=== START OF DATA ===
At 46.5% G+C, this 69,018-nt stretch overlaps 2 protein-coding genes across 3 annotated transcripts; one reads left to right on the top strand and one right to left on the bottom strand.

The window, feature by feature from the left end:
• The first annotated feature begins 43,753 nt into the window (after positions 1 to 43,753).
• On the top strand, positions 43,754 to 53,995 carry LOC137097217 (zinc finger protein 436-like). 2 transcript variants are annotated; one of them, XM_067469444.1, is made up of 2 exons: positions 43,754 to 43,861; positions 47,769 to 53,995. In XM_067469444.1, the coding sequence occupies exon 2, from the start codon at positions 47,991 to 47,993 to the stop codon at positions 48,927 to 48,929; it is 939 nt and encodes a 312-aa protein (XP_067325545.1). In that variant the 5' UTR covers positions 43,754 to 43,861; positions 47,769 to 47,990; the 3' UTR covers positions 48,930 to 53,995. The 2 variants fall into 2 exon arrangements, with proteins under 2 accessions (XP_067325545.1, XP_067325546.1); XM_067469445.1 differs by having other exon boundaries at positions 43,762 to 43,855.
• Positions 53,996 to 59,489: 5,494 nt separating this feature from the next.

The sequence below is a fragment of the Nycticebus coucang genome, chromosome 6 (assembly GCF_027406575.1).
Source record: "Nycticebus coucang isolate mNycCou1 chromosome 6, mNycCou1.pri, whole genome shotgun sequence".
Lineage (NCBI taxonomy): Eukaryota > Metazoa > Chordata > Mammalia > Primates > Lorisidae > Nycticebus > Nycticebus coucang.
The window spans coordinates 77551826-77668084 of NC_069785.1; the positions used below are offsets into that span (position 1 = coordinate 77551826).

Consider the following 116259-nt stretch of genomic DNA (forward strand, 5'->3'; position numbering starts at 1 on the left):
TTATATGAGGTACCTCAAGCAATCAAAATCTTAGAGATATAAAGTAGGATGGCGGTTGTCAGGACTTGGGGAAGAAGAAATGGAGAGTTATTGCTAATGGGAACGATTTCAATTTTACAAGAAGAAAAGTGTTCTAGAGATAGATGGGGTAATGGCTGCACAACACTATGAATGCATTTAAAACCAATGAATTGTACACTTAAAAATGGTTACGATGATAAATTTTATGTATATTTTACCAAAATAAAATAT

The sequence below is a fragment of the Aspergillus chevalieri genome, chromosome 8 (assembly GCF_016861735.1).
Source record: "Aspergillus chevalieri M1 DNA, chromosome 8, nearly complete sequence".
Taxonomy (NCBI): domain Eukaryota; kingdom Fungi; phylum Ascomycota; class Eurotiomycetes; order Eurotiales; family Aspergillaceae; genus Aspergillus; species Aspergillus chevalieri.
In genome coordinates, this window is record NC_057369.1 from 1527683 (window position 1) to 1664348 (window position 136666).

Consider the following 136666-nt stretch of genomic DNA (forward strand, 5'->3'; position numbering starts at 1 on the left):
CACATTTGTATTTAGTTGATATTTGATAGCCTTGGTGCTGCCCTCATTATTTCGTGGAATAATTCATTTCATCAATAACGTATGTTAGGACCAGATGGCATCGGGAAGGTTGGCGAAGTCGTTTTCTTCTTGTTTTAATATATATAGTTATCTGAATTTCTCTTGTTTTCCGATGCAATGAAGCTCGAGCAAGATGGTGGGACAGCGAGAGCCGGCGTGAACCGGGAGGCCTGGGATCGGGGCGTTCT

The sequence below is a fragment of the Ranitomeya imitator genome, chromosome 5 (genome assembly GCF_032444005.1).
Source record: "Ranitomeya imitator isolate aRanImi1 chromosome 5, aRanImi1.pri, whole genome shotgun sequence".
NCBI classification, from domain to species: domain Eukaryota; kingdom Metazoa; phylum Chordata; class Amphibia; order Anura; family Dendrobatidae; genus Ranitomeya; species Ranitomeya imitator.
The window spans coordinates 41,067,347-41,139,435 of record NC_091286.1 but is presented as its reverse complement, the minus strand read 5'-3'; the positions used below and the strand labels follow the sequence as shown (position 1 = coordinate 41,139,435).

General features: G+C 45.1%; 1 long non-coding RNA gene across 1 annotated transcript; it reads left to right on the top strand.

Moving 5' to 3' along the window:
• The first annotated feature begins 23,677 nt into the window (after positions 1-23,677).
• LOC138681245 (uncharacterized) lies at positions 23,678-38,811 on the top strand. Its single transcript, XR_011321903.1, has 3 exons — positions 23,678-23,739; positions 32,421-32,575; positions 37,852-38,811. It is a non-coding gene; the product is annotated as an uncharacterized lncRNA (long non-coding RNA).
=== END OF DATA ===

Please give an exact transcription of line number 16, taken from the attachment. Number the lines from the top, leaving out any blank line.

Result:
Consider the following 136666-nt stretch of genomic DNA (forward strand, 5'->3'; position numbering starts at 1 on the left):